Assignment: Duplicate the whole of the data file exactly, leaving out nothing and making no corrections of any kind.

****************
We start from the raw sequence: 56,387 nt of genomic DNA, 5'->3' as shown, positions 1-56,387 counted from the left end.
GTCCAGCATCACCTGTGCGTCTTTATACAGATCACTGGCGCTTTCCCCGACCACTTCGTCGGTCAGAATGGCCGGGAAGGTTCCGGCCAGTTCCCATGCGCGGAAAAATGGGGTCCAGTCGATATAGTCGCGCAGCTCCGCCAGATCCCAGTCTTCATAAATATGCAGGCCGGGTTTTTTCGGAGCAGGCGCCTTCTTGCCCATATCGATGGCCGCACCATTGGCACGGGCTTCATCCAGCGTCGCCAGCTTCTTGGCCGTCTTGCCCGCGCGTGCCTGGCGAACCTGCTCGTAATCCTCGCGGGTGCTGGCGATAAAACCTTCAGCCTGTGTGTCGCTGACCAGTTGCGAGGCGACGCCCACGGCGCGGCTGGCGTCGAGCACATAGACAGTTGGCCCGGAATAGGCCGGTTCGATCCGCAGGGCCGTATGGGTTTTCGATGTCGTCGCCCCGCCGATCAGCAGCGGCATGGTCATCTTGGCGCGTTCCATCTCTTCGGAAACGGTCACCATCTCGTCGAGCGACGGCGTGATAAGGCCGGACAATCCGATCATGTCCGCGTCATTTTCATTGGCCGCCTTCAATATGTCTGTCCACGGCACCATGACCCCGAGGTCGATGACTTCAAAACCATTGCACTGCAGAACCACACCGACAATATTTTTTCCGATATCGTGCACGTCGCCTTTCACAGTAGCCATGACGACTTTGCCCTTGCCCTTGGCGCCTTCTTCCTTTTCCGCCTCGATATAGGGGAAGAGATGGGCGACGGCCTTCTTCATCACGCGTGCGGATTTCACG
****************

We start from the raw sequence: 56,387 nt of genomic DNA, 5'->3' as shown, positions 1-56,387 counted from the left end.
GTCCAGCATCACCTGTGCGTCTTTATACAGATCACTGGCGCTTTCCCCGACCACTTCGTCGGTCAGAATGGCCGGGAAGGTTCCGGCCAGTTCCCATGCGCGGAAAAATGGGGTCCAGTCGATATAGTCGCGCAGCTCCGCCAGATCCCAGTCTTCATAAATATGCAGGCCGGGTTTTTTCGGAGCAGGCGCCTTCTTGCCCATATCGATGGCCGCACCATTGGCACGGGCTTCATCCAGCGTCGCCAGCTTCTTGGCCGTCTTGCCCGCGCGTGCCTGGCGAACCTGCTCGTAATCCTCGCGGGTGCTGGCGATAAAACCTTCAGCCTGTGTGTCGCTGACCAGTTGCGAGGCGACGCCCACGGCGCGGCTGGCGTCGAGCACATAGACAGTTGGCCCGGAATAGGCCGGTTCGATCCGCAGGGCCGTATGGGTTTTCGATGTCGTCGCCCCGCCGATCAGCAGCGGCATGGTCATCTTGGCGCGTTCCATCTCTTCGGAAACGGTCACCATCTCGTCGAGCGACGGCGTGATAAGGCCGGACAATCCGATCATGTCCGCGTCATTTTCATTGGCCGCCTTCAATATGTCTGTCCACGGCACCATGACCCCGAGGTCGATGACTTCAAAACCATTGCACTGCAGAACCACACCGACAATATTTTTTCCGATATCGTGCACGTCGCCTTTCACAGTAGCCATGACGACTTTGCCCTTGCCCTTGGCGCCTTCTTCCTTTTCCGCCTCGATATAGGGGAAGAGATGGGCGACGGCCTTCTTCATCACGCGTGCGGATTTCACG